Euan updates us on his progress as he arrives on the first part of his Far East training camp
Last Updated: 09/03/12 9:41pm
Euan Burton: First stop on Far East camp
I'm just over mid-way through my first week in Asia and thought I'd keep you up to date with how it's all progressing out here.
As usual the first hurdle with any long training camp is getting your bags packed. In fact packing the bags in itself isn't so much of a problem but ensuring they meet the ever stringent airline allowances certainly can be. When you consider the weight of a single judogi (judo kit) is around 3kg and for a camp of this length you really need a minimum of 3 to rotate for the judo sessions that's already nearly 10kg of your 23kg allowance taken up just with kits. Then you have to add your belt, base layers, gb team wear and track suits, gym training gear, training shoes, supplements and inhalers for my asthma.
On top of all that I like to pack a bag of oats for breakfast, a block of ground coffee, a mini cafetiere and travel kettle, tea bags and protein powder. Finally the hand luggage bag is jammed full of iPad, camera, headphones and chargers and if there's even a smidgen of space left perhaps a pair of jeans and some normal t-shirts for those fleeting moments when I'm not training. All in all it's a precise military style operation that never seems to get any simpler no matter how often you do it!
After checking the bags in at Edinburgh airport myself and the other seven members of the team travelling from Edinburgh (Coach Billy Cusack and athletes Sarah Clark, Gemma Gibbons, Sally Conway, Sarah Adlington, Matt Purssey and James Austin) make the short trip to heathrow to meet the rest of the GB contingent. We all fly together wearing GB kit which is nice as it immediately makes us feel part of a team and also leads to some interesting questions from the other passengers in the airport and on the flight.
Telling people you do judo for a living is always met with some kind of shocked reaction and followed up with a multitude of questions. I suppose it's not your average day job which is just one of the things I love about it.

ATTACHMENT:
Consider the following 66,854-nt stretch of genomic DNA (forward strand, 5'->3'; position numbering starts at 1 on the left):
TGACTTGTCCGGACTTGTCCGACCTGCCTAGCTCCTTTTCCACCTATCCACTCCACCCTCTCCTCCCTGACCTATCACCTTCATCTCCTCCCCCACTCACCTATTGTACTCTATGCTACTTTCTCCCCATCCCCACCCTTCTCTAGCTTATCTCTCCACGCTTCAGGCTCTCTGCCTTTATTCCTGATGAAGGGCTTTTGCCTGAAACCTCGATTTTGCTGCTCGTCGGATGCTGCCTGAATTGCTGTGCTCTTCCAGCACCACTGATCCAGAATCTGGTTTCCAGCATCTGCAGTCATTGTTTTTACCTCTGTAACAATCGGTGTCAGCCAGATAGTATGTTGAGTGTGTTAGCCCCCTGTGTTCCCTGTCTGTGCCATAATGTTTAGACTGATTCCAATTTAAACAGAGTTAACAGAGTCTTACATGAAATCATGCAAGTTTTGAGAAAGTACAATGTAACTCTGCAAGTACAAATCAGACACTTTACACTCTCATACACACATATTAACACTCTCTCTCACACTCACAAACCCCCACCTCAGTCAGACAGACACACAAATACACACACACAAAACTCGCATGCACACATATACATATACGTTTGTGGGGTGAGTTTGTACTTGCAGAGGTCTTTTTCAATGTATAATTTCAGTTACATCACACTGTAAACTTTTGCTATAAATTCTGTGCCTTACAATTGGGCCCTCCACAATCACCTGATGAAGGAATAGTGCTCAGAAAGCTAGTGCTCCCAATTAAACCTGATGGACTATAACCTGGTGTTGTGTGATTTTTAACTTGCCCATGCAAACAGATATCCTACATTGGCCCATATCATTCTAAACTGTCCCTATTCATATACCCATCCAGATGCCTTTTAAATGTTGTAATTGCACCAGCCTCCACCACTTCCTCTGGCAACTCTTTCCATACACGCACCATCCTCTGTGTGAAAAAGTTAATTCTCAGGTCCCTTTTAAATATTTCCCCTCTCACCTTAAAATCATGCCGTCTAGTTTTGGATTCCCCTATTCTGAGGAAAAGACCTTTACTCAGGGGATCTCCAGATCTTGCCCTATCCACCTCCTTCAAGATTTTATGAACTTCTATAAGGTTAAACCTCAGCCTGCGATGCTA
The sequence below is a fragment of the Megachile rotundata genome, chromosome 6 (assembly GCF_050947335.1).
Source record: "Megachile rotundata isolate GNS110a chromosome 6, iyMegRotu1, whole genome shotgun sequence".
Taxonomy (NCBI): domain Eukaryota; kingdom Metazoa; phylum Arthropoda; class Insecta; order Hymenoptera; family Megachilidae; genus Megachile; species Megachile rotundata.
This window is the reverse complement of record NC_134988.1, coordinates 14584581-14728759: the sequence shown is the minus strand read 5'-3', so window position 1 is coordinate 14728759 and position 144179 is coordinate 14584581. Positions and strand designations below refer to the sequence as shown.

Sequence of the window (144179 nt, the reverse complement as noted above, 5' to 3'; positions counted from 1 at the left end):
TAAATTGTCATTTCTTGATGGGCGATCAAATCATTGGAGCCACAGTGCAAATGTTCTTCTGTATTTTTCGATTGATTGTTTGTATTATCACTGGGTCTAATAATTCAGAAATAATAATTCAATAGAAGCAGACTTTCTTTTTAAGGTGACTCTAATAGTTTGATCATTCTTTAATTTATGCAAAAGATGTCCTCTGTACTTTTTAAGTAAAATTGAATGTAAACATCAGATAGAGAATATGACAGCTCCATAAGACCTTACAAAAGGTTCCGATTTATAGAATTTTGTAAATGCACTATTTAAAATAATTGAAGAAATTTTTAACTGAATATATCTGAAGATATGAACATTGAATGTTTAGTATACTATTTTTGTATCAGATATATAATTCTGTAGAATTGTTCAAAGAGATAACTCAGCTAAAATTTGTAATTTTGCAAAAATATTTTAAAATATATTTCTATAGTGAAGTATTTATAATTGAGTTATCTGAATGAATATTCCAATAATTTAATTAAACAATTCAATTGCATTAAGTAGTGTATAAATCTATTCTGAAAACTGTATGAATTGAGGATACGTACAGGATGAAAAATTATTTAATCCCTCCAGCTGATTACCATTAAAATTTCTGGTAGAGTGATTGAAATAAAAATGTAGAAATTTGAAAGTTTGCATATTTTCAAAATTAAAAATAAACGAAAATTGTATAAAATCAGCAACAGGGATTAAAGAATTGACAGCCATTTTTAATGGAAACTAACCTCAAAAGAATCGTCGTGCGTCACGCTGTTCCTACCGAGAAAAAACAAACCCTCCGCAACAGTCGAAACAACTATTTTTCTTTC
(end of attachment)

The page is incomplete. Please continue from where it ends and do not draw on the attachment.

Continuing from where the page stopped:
As we are finishing our month in Asia with a week in Korea we unfortunately have to make another stop off in Seoul before we finally arrive into Tokyo's Narita Airport and are transferred to our separate hotels. The men's and women's teams are following slightly different schedules while in Japan with each taking advantage of the best locations as well as separate male and female Japanese National team camps. So we say good bye and good luck to our girls at Narita and set off towards Isehara on the outskirts of Tokyo. By the time we arrive at our hotel it is after midnight on Saturday night and I had left my flat in Edinburgh at 3pm on Friday. It has been a long old journey!
The men's hotel in Isehara is just two stops on the train from Tokai University where we will spend our first week battling with their students as well as the 'professional' judoka who train there every day. Tokai is a famous judo breeding ground which counts multiple world and Olympic champions as former students and so is as good a place as any for us to begin our tour. The proud history of the university judo system is on display as you walk into the picturesque traditional dojo which resembles something from a Japanese postcard. But we are here neither for a history lesson nor a holiday! We are here to train.
The magnificent sloping roof and traditional arched entrance to the dojo gives way to a huge mat area on one side and an equally sized kendo practice hall on the other. The judo mat area has an imposing 'wall of champions' at its entrance displaying huge pictures of the numerous champions that have graced its mats. The sprung mat has to be huge for the sheer volume of judoka that it must hold each and every day. In Britain a busy session for a national centre might have 50 practising judoka but here in Tokai, a single university, there are regularly over 100 top quality athletes duking it out in epic 2-3 hour sessions.